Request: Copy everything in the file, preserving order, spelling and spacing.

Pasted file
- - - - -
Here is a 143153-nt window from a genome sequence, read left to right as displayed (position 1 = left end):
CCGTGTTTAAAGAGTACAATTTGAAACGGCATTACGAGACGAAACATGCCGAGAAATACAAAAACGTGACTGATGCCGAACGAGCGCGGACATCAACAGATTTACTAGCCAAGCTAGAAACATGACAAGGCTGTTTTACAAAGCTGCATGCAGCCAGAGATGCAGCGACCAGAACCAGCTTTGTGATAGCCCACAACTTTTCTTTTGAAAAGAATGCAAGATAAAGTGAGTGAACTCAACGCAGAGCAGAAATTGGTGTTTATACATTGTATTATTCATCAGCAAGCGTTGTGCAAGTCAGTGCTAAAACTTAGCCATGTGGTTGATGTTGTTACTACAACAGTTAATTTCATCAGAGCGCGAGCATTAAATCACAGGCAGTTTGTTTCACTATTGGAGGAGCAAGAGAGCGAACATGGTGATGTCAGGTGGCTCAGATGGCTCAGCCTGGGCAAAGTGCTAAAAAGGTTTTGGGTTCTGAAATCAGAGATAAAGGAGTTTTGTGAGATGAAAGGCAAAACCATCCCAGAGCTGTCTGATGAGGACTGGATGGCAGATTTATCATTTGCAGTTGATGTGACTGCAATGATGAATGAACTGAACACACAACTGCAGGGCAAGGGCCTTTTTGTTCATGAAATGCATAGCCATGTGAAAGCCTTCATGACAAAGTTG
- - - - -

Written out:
Here is a 143153-nt window from a genome sequence, read left to right as displayed (position 1 = left end):
CCGTGTTTAAAGAGTACAATTTGAAACGGCATTACGAGACGAAACATGCCGAGAAATACAAAAACGTGACTGATGCCGAACGAGCGCGGACATCAACAGATTTACTAGCCAAGCTAGAAACATGACAAGGCTGTTTTACAAAGCTGCATGCAGCCAGAGATGCAGCGACCAGAACCAGCTTTGTGATAGCCCACAACTTTTCTTTTGAAAAGAATGCAAGATAAAGTGAGTGAACTCAACGCAGAGCAGAAATTGGTGTTTATACATTGTATTATTCATCAGCAAGCGTTGTGCAAGTCAGTGCTAAAACTTAGCCATGTGGTTGATGTTGTTACTACAACAGTTAATTTCATCAGAGCGCGAGCATTAAATCACAGGCAGTTTGTTTCACTATTGGAGGAGCAAGAGAGCGAACATGGTGATGTCAGGTGGCTCAGATGGCTCAGCCTGGGCAAAGTGCTAAAAAGGTTTTGGGTTCTGAAATCAGAGATAAAGGAGTTTTGTGAGATGAAAGGCAAAACCATCCCAGAGCTGTCTGATGAGGACTGGATGGCAGATTTATCATTTGCAGTTGATGTGACTGCAATGATGAATGAACTGAACACACAACTGCAGGGCAAGGGCCTTTTTGTTCATGAAATGCATAGCCATGTGAAAGCCTTCATGACAAAGTTG